What rites are these, if not devil-worship? No wonder that in Middleton’s Black Book c. 1604 Satan jestingly says “I am not a little proud I can tell you, Barnaby, that you dance after my pipe so long”. A tobacco-pipe is ostensibly meant; but no doubt a smokescreen was still needed, so that all such allusions could be masked as mere license in one sense of another. Every necromancer includes a romancer. But Barnes’s diabolism has to be taken seriously. In 1598 he was rightly arraigned as a poisoner before the court of Star Chamber, and escaped justice only by flight. In his later play The Devil’s Charter, about a poisoner, he draws on the Heptameron of Petrus de Abano, which helpfully identifies the spirits that rule the hours and seasons, and gives instructions about the appropriate robes, incense, incantations, magic diagrams, goatskin parchment, and other paraphernalia to be used in conjuring these spirits, as in Parthenophil and Parthenophe; they will then fulfill one’s wishes and answer one’s questions, as in Sonnet 86.

      Like the Rival Poet, further, Barnes refers to his love-lyrics as “hymns” (85.7). Like the Rival Poet, again (80.2, 85.7), he was associated with a “spirit”; in John Ford’s The Lover’s Melancholy a character says “If it be not Parthenophil, it is a spirit in his likeness”, while Ford’s villain Orgillus in The Broken Heart is asked “You have a spirit, sir, have ye? A familiar/That posts i’the air for your intelligence?”.

      There are many other evidential interconnections between Barnes and the Sonnets. Thus, long before any Rival Poet is mentioned, Shakespeare scornfully rejects “that Muse” which is “stirred by a painted beauty”, uses “heaven itself for ornament” and so forth, in a dozen comparisons (21.1-8), all of which occur in Barnaby Barnes. The Dark Lady Sonnet 130 is equally forthright about other poets’ “false compare”. Commentators commonly quote parallels from Thomas Watson, a decade earlier; but almost all the over-effusive examples that so distressed Shakespeare are found in Barnaby Barnes, at the material time. That contemporary poet was also famous for the “new-found method and compounds strange” that Shakespeare avowedly abjured (76.4). And there is much other clear evidence in Shakespeare’s works that he had read Parthenophil and Parthenophe, no doubt in the copy that Barnes had presented to Southampton in 1593. The contents of that volume, conversely, suggest that Barnes had seen some of the sonnets in manuscript, as well as Venus and Adonis. The allusions include “Master … Mistress”, “Charter … Bonds”, “hot June”, “devouring Time” and the blatant puns in “When Mars returned from war/shaking his spear afar/ Cupid beheld./At him, in jest, Mars shaked [sic] his spear.”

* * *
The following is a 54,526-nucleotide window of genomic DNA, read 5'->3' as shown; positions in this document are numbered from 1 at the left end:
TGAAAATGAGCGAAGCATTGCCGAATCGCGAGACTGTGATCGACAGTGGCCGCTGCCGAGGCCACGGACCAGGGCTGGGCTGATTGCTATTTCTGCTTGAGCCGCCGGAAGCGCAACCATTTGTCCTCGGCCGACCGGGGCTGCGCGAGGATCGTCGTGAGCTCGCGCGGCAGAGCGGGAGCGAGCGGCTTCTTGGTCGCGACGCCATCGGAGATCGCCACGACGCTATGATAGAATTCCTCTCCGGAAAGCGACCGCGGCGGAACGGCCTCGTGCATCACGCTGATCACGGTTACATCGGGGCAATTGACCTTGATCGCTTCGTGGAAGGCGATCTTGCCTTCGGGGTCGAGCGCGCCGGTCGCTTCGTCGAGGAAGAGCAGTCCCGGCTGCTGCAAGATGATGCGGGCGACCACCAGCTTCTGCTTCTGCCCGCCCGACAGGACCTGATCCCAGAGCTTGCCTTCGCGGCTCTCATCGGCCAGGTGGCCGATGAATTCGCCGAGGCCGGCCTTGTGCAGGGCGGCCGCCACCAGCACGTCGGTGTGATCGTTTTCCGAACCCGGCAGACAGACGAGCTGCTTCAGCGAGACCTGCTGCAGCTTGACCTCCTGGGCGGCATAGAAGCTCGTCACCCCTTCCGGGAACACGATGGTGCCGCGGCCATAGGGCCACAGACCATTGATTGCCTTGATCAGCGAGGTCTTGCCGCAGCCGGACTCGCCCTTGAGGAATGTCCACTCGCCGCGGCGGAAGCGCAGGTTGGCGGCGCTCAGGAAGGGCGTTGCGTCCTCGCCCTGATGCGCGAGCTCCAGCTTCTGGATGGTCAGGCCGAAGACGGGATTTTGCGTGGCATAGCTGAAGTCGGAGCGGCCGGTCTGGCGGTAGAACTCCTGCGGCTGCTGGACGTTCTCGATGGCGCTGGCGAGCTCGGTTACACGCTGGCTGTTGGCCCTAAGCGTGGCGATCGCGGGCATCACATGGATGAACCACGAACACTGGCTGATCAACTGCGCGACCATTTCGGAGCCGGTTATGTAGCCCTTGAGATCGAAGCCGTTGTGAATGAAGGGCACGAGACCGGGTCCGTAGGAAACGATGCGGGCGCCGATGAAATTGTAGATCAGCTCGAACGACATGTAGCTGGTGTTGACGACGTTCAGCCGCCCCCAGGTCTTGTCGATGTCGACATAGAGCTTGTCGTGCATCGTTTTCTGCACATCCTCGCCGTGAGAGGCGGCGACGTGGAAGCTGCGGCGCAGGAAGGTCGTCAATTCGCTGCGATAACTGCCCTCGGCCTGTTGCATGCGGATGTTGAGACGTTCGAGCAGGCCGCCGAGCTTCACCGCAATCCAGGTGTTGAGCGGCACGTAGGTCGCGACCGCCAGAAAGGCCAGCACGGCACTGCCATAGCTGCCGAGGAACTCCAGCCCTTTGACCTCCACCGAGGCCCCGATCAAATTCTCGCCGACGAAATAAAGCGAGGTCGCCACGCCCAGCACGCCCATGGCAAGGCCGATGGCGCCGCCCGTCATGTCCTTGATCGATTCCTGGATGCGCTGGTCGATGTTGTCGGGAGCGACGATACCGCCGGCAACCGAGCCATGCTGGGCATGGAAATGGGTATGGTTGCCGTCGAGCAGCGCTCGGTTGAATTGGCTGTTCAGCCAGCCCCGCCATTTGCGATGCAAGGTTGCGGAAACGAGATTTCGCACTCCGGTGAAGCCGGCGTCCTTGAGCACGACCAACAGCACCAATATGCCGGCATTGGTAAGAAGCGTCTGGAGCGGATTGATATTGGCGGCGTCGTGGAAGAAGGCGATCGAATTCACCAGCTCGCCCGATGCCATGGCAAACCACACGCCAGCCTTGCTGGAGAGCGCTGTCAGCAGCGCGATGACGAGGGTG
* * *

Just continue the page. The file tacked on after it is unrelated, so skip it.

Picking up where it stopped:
The main obstacle to Barnes’s definitive identification is the one word “great” in “the proud full sail of his great verse” (86.1). That proud full sail may merely have meant over-inflation. But its greatness has caused many commentators to be blown off course – even those who claim that nothing in the Sonnets is necessarily true or sincere. On the facts, Shakespeare regularly deprecates his own attributes and attainments while exalting those of his patron, as cited above, or of his rival, as in “my saucy bark, inferior far to his” (80.7). But it was the smaller more manoevrable vessels that had famously overcome the great galleons of the Spanish Armada in 1588. Such ironies could easily have induced the encomium “his great verse”, especially if Barnes’s volume had been welcomed and admired by the much-loved patron.

     And Southampton would have been disposed to accept and encourage Barnes. They both hero-worshipped the Earl of Essex, under whose command they both served as soldiers. Further, Barnes was the son of the Bishop of Durham, and hence moved with ease in elevated social as well as literary circles, including Southampton’s own. He was thus a celebrity as well as a poet. He wrote commendatory sonnets or dedications to the Countess of Pembroke, Sir William Herbert, Lady Strange, Lady Bridget Manners and the Earls of Northumberland and Essex as well as Southampton; he was invoked, in praise or blame, by writers or orators as diverse as Thomas Bastard, Thomas Campion, Thomas Churchyard, Sir Edward Coke, John Florio (Southampton’s Italian tutor), Sir John Harington, Gabriel Harvey, John Marston, Thomas Michelborne, Thomas Nashe and the publisher John Wolfe, as well as the sonneteer William Percy and the dramatists Thomas Middleton and John Ford. Barnes was thus a far more famous personality, and for far longer, than either Marlowe or Chapman. He was, furthermore, already an acclaimed artist and scholar in the early 1590s, when his verse was first published; thus Churchyard’s Praise of Poetry (1595) names only three living English poets – Spenser, Daniel and “one Barnes that Petrarch’s scholar is”. This corroborates the claim that Southampton had “added feathers to the learned’s wing” (78.7), namely by raising the Oxford-educated Barnes still higher in the world’s estimation.

      Barnes was also praised as a poet by Bullen, Dowden, Gosse, Saintsbury, Boas and C.S. Lewis, as well as by Shakespeare. His phrase “adamantine chains” was good enough for Milton in Paradise Lost. His style has a colourful if sometimes pretentious music of its own, as in “that while lily leaf, with fringed borders/Of angels’ gold, veiled the skies/of mine heaven’s hierarchy”. Times and tastes change, but the nature of evidence stays the same. Of course Barnes could have been the Rival Poet, on merit; on the facts, he was. This conclusion in turn entails that certain lines and phrases from the Sonnets are basically true and significantly biographical. So why not treat the entire text thus, unless proved otherwise?